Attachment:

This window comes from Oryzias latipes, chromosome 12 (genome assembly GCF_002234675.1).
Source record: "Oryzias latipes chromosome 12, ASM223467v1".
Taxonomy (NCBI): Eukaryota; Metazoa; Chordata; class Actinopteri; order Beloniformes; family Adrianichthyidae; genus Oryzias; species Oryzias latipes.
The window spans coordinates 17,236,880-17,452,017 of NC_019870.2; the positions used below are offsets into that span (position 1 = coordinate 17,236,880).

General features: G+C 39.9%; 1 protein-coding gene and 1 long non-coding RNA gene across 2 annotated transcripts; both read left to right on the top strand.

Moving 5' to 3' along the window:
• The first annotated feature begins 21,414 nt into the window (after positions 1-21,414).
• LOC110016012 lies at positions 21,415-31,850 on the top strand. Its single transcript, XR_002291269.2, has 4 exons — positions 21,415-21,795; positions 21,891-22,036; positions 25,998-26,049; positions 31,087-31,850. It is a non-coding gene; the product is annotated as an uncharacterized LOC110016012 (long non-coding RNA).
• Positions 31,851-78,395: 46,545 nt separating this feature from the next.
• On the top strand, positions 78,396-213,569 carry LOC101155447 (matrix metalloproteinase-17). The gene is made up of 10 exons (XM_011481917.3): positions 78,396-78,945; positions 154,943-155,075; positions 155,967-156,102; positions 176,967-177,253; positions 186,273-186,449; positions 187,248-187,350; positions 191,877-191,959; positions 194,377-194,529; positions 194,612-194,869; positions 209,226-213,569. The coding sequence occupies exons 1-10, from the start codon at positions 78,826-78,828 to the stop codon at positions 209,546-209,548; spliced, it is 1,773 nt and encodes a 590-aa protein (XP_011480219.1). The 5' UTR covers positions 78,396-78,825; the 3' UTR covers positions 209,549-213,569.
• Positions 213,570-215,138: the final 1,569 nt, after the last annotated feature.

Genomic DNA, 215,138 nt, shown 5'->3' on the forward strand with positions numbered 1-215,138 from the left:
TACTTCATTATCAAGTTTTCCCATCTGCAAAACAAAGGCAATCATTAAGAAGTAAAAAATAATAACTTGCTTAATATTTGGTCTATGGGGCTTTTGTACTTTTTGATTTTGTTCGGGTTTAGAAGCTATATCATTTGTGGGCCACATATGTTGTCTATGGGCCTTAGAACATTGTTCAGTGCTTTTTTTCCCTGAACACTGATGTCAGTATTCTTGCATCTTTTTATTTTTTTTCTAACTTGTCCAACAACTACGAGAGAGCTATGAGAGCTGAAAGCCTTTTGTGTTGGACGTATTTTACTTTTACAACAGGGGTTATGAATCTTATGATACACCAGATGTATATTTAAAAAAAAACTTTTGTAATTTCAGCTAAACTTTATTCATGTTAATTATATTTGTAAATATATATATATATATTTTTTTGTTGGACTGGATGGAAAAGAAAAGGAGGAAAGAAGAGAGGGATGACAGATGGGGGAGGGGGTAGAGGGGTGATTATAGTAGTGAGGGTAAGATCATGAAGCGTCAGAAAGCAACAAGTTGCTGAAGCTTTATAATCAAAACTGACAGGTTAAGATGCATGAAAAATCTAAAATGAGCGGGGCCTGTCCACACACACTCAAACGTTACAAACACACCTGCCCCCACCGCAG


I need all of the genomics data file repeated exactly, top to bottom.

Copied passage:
This window comes from Oryzias latipes, chromosome 12 (genome assembly GCF_002234675.1).
Source record: "Oryzias latipes chromosome 12, ASM223467v1".
Taxonomy (NCBI): Eukaryota; Metazoa; Chordata; class Actinopteri; order Beloniformes; family Adrianichthyidae; genus Oryzias; species Oryzias latipes.
The window spans coordinates 17,236,880-17,452,017 of NC_019870.2; the positions used below are offsets into that span (position 1 = coordinate 17,236,880).

General features: G+C 39.9%; 1 protein-coding gene and 1 long non-coding RNA gene across 2 annotated transcripts; both read left to right on the top strand.

Moving 5' to 3' along the window:
• The first annotated feature begins 21,414 nt into the window (after positions 1-21,414).
• LOC110016012 lies at positions 21,415-31,850 on the top strand. Its single transcript, XR_002291269.2, has 4 exons — positions 21,415-21,795; positions 21,891-22,036; positions 25,998-26,049; positions 31,087-31,850. It is a non-coding gene; the product is annotated as an uncharacterized LOC110016012 (long non-coding RNA).
• Positions 31,851-78,395: 46,545 nt separating this feature from the next.
• On the top strand, positions 78,396-213,569 carry LOC101155447 (matrix metalloproteinase-17). The gene is made up of 10 exons (XM_011481917.3): positions 78,396-78,945; positions 154,943-155,075; positions 155,967-156,102; positions 176,967-177,253; positions 186,273-186,449; positions 187,248-187,350; positions 191,877-191,959; positions 194,377-194,529; positions 194,612-194,869; positions 209,226-213,569. The coding sequence occupies exons 1-10, from the start codon at positions 78,826-78,828 to the stop codon at positions 209,546-209,548; spliced, it is 1,773 nt and encodes a 590-aa protein (XP_011480219.1). The 5' UTR covers positions 78,396-78,825; the 3' UTR covers positions 209,549-213,569.
• Positions 213,570-215,138: the final 1,569 nt, after the last annotated feature.

Genomic DNA, 215,138 nt, shown 5'->3' on the forward strand with positions numbered 1-215,138 from the left:
TACTTCATTATCAAGTTTTCCCATCTGCAAAACAAAGGCAATCATTAAGAAGTAAAAAATAATAACTTGCTTAATATTTGGTCTATGGGGCTTTTGTACTTTTTGATTTTGTTCGGGTTTAGAAGCTATATCATTTGTGGGCCACATATGTTGTCTATGGGCCTTAGAACATTGTTCAGTGCTTTTTTTCCCTGAACACTGATGTCAGTATTCTTGCATCTTTTTATTTTTTTTCTAACTTGTCCAACAACTACGAGAGAGCTATGAGAGCTGAAAGCCTTTTGTGTTGGACGTATTTTACTTTTACAACAGGGGTTATGAATCTTATGATACACCAGATGTATATTTAAAAAAAAACTTTTGTAATTTCAGCTAAACTTTATTCATGTTAATTATATTTGTAAATATATATATATATATTTTTTTGTTGGACTGGATGGAAAAGAAAAGGAGGAAAGAAGAGAGGGATGACAGATGGGGGAGGGGGTAGAGGGGTGATTATAGTAGTGAGGGTAAGATCATGAAGCGTCAGAAAGCAACAAGTTGCTGAAGCTTTATAATCAAAACTGACAGGTTAAGATGCATGAAAAATCTAAAATGAGCGGGGCCTGTCCACACACACTCAAACGTTACAAACACACCTGCCCCCACCGCAG